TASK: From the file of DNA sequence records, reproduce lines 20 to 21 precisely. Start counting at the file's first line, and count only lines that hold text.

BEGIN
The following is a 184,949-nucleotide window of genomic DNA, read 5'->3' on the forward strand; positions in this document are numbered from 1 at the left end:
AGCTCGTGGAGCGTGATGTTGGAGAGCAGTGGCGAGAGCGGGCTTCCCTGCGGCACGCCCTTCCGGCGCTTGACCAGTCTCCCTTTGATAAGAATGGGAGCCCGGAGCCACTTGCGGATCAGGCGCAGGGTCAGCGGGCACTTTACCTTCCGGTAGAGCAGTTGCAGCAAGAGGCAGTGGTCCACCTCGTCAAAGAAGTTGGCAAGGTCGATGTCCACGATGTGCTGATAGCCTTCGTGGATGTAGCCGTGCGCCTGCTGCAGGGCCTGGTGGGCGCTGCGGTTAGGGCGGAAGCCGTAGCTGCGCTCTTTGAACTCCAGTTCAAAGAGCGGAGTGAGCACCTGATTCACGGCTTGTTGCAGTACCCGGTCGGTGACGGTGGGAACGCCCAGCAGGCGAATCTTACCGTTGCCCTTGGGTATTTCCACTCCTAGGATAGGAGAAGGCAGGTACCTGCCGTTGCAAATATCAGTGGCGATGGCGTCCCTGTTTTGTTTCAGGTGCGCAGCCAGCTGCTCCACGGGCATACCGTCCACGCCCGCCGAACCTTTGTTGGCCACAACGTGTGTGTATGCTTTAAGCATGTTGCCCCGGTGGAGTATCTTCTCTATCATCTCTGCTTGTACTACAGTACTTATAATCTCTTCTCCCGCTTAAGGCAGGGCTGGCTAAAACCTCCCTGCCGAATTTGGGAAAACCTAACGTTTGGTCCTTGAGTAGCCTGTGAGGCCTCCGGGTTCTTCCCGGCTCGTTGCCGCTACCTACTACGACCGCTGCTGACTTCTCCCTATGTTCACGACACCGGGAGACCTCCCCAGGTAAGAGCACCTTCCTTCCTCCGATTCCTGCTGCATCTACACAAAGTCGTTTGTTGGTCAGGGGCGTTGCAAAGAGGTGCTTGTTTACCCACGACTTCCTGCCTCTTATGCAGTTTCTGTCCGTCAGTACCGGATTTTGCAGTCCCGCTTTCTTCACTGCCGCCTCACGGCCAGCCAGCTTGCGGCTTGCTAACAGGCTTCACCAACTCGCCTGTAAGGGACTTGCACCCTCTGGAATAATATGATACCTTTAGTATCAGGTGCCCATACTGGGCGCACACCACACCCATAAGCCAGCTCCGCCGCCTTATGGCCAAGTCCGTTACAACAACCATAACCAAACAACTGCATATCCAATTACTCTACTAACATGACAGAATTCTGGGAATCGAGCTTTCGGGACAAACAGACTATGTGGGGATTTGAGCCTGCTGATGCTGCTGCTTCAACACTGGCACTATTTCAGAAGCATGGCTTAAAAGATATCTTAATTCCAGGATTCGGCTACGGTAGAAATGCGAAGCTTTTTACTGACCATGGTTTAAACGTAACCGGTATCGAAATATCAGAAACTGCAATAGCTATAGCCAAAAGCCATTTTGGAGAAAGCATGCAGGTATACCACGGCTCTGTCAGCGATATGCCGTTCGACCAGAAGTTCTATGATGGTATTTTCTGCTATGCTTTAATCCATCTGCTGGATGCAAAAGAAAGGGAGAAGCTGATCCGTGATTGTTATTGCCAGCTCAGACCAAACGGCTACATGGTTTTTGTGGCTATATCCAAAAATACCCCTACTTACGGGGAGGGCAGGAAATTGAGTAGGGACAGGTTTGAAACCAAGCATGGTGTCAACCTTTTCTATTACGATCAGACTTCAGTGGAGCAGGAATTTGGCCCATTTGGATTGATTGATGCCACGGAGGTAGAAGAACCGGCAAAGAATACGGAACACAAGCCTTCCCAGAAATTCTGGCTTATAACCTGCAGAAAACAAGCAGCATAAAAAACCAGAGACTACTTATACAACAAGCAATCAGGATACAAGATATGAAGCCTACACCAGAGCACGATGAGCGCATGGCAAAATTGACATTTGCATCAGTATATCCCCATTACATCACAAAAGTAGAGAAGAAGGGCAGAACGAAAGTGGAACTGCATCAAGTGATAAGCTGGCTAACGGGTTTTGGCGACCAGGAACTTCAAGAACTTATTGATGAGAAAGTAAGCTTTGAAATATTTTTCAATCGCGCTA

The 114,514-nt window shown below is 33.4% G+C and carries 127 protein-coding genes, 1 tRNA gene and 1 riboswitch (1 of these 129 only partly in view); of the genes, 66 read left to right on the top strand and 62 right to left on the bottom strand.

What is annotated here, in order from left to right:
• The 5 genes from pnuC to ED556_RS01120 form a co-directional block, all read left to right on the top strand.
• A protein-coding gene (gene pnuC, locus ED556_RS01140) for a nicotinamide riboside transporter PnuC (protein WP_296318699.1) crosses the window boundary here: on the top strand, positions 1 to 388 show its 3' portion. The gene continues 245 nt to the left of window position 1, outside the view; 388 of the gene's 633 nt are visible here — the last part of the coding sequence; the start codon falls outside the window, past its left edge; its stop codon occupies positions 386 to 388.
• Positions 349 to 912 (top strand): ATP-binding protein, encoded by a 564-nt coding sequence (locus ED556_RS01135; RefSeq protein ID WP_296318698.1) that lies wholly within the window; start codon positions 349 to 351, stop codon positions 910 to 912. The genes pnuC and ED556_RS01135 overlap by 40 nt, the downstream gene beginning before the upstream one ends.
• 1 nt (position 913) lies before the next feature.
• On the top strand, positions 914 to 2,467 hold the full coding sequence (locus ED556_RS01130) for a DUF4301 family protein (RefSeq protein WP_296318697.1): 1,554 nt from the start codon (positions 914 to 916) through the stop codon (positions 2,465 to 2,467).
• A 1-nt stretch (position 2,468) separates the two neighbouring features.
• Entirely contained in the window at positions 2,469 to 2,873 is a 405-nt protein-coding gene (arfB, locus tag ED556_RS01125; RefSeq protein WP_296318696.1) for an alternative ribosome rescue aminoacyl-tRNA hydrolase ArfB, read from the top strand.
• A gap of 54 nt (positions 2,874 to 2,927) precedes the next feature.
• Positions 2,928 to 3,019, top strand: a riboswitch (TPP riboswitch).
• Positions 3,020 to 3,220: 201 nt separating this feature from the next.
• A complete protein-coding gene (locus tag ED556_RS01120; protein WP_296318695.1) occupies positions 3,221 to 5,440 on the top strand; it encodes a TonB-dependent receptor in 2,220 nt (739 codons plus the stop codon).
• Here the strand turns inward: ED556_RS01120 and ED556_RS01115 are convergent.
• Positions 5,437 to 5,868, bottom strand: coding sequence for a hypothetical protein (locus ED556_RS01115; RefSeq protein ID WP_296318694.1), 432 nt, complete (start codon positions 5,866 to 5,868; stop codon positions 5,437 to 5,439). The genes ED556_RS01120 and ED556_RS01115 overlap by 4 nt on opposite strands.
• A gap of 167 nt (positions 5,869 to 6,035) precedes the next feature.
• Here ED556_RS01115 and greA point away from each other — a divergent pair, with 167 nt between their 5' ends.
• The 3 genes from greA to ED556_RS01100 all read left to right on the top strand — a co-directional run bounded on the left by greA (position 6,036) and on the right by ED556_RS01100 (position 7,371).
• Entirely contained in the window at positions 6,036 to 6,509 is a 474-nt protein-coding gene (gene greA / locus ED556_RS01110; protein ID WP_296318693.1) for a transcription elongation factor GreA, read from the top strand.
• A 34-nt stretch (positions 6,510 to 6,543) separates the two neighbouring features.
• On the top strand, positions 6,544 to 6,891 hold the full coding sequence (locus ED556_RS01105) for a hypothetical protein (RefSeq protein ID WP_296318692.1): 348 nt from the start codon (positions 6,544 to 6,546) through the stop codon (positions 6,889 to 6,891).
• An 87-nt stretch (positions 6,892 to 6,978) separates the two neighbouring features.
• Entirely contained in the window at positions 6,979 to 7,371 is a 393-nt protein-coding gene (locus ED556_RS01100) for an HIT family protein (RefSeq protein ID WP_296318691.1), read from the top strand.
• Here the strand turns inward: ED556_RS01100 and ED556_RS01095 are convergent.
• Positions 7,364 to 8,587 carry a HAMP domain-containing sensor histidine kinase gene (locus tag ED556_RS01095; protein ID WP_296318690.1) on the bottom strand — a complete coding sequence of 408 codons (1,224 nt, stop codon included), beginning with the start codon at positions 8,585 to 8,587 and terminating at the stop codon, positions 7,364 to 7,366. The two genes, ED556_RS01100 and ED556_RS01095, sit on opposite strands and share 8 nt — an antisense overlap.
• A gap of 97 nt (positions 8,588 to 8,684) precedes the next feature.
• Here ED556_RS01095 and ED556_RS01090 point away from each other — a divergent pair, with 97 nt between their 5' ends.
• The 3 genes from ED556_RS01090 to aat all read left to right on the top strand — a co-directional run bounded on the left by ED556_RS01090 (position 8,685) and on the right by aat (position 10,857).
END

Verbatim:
• The 3 genes from greA to ED556_RS01100 all read left to right on the top strand — a co-directional run bounded on the left by greA (position 6,036) and on the right by ED556_RS01100 (position 7,371).
• Entirely contained in the window at positions 6,036 to 6,509 is a 474-nt protein-coding gene (gene greA / locus ED556_RS01110; protein ID WP_296318693.1) for a transcription elongation factor GreA, read from the top strand.